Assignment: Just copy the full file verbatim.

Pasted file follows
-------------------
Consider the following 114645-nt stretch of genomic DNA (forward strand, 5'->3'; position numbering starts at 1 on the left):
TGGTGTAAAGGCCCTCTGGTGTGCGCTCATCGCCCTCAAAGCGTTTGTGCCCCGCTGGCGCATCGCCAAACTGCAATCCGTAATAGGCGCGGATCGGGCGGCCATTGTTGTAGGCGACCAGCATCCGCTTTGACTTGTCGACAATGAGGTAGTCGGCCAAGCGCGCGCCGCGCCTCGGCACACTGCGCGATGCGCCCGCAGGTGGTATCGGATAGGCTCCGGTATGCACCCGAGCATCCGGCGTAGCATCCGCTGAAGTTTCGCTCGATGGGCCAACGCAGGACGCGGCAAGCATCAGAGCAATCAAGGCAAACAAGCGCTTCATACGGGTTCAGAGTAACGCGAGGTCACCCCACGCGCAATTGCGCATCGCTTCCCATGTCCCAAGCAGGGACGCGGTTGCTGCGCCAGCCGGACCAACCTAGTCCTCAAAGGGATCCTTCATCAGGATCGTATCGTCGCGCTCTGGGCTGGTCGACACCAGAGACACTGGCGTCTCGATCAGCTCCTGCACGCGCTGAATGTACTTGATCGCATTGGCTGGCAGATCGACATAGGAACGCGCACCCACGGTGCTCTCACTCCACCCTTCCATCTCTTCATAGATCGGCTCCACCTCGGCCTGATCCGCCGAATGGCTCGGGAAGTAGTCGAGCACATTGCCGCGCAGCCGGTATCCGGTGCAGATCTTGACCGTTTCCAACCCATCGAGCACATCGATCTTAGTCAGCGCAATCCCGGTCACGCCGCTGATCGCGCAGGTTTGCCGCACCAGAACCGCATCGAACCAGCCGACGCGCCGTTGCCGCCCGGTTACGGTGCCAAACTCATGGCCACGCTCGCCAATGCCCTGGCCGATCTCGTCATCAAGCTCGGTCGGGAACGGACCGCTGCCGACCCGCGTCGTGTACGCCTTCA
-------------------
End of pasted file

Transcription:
Consider the following 114645-nt stretch of genomic DNA (forward strand, 5'->3'; position numbering starts at 1 on the left):
TGGTGTAAAGGCCCTCTGGTGTGCGCTCATCGCCCTCAAAGCGTTTGTGCCCCGCTGGCGCATCGCCAAACTGCAATCCGTAATAGGCGCGGATCGGGCGGCCATTGTTGTAGGCGACCAGCATCCGCTTTGACTTGTCGACAATGAGGTAGTCGGCCAAGCGCGCGCCGCGCCTCGGCACACTGCGCGATGCGCCCGCAGGTGGTATCGGATAGGCTCCGGTATGCACCCGAGCATCCGGCGTAGCATCCGCTGAAGTTTCGCTCGATGGGCCAACGCAGGACGCGGCAAGCATCAGAGCAATCAAGGCAAACAAGCGCTTCATACGGGTTCAGAGTAACGCGAGGTCACCCCACGCGCAATTGCGCATCGCTTCCCATGTCCCAAGCAGGGACGCGGTTGCTGCGCCAGCCGGACCAACCTAGTCCTCAAAGGGATCCTTCATCAGGATCGTATCGTCGCGCTCTGGGCTGGTCGACACCAGAGACACTGGCGTCTCGATCAGCTCCTGCACGCGCTGAATGTACTTGATCGCATTGGCTGGCAGATCGACATAGGAACGCGCACCCACGGTGCTCTCACTCCACCCTTCCATCTCTTCATAGATCGGCTCCACCTCGGCCTGATCCGCCGAATGGCTCGGGAAGTAGTCGAGCACATTGCCGCGCAGCCGGTATCCGGTGCAGATCTTGACCGTTTCCAACCCATCGAGCACATCGATCTTAGTCAGCGCAATCCCGGTCACGCCGCTGATCGCGCAGGTTTGCCGCACCAGAACCGCATCGAACCAGCCGACGCGCCGTTGCCGCCCGGTTACGGTGCCAAACTCATGGCCACGCTCGCCAATGCCCTGGCCGATCTCGTCATCAAGCTCGGTCGGGAACGGACCGCTGCCGACCCGCGTCGTGTACGCCTTCA